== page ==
Queen's University cuts ties with Presbyterian-run college
Queen's University in Belfast (QUB) is to formally end its link with the Presbyterian-run Union Theological College (UTC).
The university's governing body - the senate - approved the move on Tuesday.
UTC trains some students for the Presbyterian ministry but the majority of its students are studying theology degrees at Queen's.
The Presbyterian Church said it "deeply regrets" the university's decision.
- QUB will not admit new students to theological college
- Queen's University to review theological college link
The teaching arrangement between the two institutions has been in place since 1927.
That followed two separate university reviews in 2016 and 2018, which had raised a number of concerns about UTC.
A further university review, carried out in recent months, recommended that the awarding of theology degrees by Queen's should end.
With regard to UTC, it said: "Serious concerns remain unresolved and are contributing to an increasingly unsustainable and unsatisfactory position.
"It is recommended that the university disengage from the current arrangement for the delivery of theology.
"All undergraduate and postgraduate programmes in theology should be withdrawn and no further intake of students should be permitted."
It concluded that the collaboration with UTC should be "discontinued".
The senate has approved the recommendations in that review.
However, arrangements will be made to ensure that current Queen's theology students will continue be taught at UTC until they complete their course of study.
UTC is the only affiliated college to teach Queen's undergraduate theology students and also teaches a number of postgraduates.
However, a small number of Queen's students are also taking postgraduate degrees through Edgehill Theological College, the Irish Baptist College and Belfast Bible College.
The university's link to those colleges is also set to end once those students complete their degrees.
Aspects of religion will in future be taught within Queen's departments like English, history, sociology, politics and philosophy.
'Unable to deliver'
The university's pro-vice chancellor Prof Richard English said Queen's had taken the decision due to concerns raised over a number of years.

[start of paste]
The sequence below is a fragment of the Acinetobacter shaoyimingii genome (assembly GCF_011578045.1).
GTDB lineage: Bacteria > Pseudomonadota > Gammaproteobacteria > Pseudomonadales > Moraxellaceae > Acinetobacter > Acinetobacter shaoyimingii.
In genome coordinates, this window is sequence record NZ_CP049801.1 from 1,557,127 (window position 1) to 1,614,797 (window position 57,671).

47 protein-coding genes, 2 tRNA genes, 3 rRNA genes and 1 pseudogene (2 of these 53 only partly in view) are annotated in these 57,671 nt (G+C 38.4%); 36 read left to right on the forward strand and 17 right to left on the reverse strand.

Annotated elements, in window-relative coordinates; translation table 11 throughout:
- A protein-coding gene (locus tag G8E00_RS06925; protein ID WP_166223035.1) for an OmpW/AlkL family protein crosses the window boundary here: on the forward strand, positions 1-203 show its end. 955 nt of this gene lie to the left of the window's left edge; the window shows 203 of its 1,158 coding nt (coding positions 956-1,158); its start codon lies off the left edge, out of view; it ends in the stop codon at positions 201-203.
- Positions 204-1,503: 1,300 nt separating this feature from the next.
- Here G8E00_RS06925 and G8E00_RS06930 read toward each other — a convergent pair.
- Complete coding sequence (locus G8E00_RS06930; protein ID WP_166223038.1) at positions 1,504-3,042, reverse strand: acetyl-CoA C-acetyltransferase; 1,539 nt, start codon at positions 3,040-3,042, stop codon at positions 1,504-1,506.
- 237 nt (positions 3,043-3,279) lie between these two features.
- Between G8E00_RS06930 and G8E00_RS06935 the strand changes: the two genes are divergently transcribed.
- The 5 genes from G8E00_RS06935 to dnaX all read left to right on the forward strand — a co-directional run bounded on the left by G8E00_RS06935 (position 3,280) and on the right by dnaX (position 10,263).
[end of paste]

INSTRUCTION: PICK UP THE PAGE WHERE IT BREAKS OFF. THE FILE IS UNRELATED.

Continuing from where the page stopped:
"This was about the diversity and breadth of curriculum and it was about the range of opinions that people were exposed to," he said.
"We've taken the decision that having tried to work with UTC to get a more flexible curriculum, we feel they haven't been able to deliver that.
"So to be fair to our students and to the integrity of education Queen's has decided now to desist from that connection."
Prof English said it was "regrettable" that degrees in theology at Queen's would therefore end.
"We would rather it had been possible to deliver a more inclusive curriculum through UTC but that wasn't something they were prepared to do," he said.
He added: "Religious subjects are still going to be studied at Queen's.
"It should also be recognised that not all subjects are available to students in Northern Ireland.
"People training as vets can't do so in Northern Ireland and while it's regrettable that theology won't be available I fear it's just unavoidable at this stage in time."
Reverend Trevor Gribben, the clerk of the General Assembly and General Secretary of the Presbyterian Church in Ireland, said he deeply regretted the university's decision.
"We regret that other options were not more fully explored and a different solution found," he said.
"Union continues to maintain the high academic standards for which it is known and remains committed to active engagement in teaching and research that extends our theological understanding of important issues in contemporary life.
"Along with QUB, Union College is also committed to ensure the very best education provision for existing Queen's undergraduate students as they complete the remainder of their theological studies.
"The college will be working constructively with Queen's to achieve this.
"After such a long and fruitful relationship, this is indeed a sad day."